Insteon Kills Servers Without Warning, Bricks Smart Home Devices – ExtremeTech
Adding a few smart home gadgets can help you automate your day-to-day life in useful ways, but they aren’t as foolproof as a good old-fashioned light switch. People who invested in Insteon’s smart home gear are learning that the hard way today, as the company has apparently killed its cloud service without warning. With the servers shut down, the company’s smart switches, sensors, and outlets have lost all their smarts.
Insteon, which is a subsidiary of Smartlabs, is ancient by the standards of a smart home company, launching its first products way back in 2005. It made big promises about its proprietary “dual mesh” communication protocol, which uses a combination of wireless signals and powerline networking. Allegedly, it made the devices more reliable than those connected over Wi-Fi. While there were connections to services like Alexa and Assistant, users needed an Insteon hub to communicate with the company’s servers. That’s a problem now that the servers appear to be offline.
Users began reporting problems earlier this month, and the company disabled its support forums around the same time. However, the company’s status page still claims all services are online. That may be because no one is there to change the status anymore. The company’s leadership appears to have checked out — LinkedIn profiles for Insteon executives either indicate they have left the company or have simply been scrubbed of any mention of Insteon.
Many Insteon customers have spent hundreds or thousands of dollars on the company’s products, and they probably regret that now. Some Insteon smart switches will work as a traditional light switch, but the bulk of its products are now bricked. The reliance on cloud services is the Achilles Heel of the current smart home ecosystem — when a company goes away, the hardware you own can suddenly become useless. Insteon is not the first smart home platform to vanish, but we usually get some warning. Replacing smart home devices because of service closures is always going to be a pain, but Insteon customers didn’t even know their smart homes were going to stop working before it happened.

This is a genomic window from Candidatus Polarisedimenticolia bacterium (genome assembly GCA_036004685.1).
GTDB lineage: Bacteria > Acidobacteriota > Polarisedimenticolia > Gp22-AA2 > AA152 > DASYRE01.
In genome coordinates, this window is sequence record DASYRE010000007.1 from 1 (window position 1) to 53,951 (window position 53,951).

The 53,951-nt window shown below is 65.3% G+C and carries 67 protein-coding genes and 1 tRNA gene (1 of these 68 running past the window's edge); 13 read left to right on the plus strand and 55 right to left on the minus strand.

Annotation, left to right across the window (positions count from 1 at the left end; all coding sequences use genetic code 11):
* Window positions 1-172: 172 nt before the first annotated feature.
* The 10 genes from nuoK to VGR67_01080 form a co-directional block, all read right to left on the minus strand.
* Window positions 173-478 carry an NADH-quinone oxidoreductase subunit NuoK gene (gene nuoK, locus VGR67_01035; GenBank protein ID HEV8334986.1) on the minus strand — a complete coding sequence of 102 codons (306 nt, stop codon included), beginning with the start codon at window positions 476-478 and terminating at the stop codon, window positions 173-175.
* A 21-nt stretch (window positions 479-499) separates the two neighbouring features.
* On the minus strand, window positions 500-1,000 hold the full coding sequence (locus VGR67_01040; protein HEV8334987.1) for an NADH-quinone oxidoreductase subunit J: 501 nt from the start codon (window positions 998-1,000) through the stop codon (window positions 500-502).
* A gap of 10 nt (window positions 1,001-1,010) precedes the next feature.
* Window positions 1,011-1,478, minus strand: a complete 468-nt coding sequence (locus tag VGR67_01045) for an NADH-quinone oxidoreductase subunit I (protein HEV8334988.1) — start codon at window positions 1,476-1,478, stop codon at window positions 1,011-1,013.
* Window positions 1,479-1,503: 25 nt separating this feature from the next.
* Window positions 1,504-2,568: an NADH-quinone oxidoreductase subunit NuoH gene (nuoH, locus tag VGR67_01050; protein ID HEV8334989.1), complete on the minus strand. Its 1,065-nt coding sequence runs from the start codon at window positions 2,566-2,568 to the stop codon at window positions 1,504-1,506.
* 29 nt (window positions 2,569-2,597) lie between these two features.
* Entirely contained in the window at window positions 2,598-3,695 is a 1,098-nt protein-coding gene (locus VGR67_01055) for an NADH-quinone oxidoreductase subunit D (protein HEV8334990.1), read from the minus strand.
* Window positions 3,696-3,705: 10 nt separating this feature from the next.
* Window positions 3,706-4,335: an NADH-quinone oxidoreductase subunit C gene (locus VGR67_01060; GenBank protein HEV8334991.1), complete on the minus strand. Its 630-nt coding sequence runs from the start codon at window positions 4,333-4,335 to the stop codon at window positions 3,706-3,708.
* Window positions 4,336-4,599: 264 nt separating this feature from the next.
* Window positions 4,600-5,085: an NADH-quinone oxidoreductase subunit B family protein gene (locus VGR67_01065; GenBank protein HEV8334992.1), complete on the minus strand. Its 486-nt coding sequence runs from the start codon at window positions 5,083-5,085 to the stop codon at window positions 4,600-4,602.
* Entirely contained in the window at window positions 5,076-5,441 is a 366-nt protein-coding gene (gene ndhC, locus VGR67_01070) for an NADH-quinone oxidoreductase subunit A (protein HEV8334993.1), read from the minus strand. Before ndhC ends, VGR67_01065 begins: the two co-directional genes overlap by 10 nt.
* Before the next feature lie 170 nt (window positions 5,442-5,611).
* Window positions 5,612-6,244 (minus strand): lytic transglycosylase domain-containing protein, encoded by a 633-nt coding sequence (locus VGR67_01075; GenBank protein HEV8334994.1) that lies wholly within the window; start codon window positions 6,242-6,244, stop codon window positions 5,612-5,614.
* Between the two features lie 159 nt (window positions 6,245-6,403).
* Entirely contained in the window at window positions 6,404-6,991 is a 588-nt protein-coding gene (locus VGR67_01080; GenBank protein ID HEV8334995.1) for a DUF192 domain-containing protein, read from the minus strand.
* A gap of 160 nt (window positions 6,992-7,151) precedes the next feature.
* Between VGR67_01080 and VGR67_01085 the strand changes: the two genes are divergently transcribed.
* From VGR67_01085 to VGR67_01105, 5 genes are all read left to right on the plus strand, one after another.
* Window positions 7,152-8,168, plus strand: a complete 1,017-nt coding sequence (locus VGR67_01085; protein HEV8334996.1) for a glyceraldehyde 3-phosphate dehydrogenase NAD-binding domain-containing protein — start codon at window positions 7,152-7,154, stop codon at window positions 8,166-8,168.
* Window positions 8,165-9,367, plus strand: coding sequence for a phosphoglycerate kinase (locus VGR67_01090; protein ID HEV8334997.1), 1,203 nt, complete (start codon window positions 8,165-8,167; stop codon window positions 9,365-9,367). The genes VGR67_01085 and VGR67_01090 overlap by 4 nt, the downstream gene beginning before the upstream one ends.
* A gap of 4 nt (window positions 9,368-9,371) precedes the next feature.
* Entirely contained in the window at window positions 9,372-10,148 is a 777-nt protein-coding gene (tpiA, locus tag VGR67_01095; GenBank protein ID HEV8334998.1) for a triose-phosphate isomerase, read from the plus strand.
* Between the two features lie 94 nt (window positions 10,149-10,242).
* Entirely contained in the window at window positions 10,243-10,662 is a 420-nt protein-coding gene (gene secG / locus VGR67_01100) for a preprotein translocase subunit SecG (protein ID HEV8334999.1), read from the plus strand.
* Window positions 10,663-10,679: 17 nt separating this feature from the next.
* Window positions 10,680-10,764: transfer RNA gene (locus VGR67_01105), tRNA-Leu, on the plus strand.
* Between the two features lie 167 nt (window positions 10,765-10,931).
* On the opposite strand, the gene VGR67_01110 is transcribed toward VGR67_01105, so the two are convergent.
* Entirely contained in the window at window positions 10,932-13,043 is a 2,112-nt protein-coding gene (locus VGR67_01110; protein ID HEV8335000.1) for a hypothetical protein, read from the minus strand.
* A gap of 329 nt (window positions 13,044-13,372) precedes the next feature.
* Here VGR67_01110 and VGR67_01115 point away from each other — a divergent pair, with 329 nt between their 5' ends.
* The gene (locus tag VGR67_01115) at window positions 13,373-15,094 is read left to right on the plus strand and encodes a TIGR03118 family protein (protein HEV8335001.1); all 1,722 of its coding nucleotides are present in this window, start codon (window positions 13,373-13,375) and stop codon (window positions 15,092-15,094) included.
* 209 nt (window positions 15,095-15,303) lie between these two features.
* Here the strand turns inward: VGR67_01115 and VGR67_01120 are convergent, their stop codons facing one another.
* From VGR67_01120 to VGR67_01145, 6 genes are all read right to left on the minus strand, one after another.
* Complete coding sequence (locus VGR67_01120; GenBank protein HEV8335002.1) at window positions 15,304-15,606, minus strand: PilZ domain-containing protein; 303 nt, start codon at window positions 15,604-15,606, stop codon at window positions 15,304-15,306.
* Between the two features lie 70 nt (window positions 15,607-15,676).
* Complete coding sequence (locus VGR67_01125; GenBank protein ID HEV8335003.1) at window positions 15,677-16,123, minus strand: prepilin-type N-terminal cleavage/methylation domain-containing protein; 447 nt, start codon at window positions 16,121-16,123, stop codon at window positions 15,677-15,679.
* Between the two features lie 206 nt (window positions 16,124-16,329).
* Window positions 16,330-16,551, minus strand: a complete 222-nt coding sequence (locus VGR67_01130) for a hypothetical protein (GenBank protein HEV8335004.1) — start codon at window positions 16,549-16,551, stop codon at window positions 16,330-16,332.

Those affected by the unexpected shutdown have limited options. They could simply replace all their Insteon products with dumb hardware or devices for another smart home platform. But after being burned like this, relying on another cloud service might seem like too great a risk. Insteon was originally designed as a locally managed system, and that means users can regain some of the lost functionality by adding an open source platform like Home Assistant, provided they’re willing to tinker. It’s a bad situation to be in, but it’s inevitable some of these companies will close up shop. We can only hope the next one to bite the dust does it more responsibly than Insteon.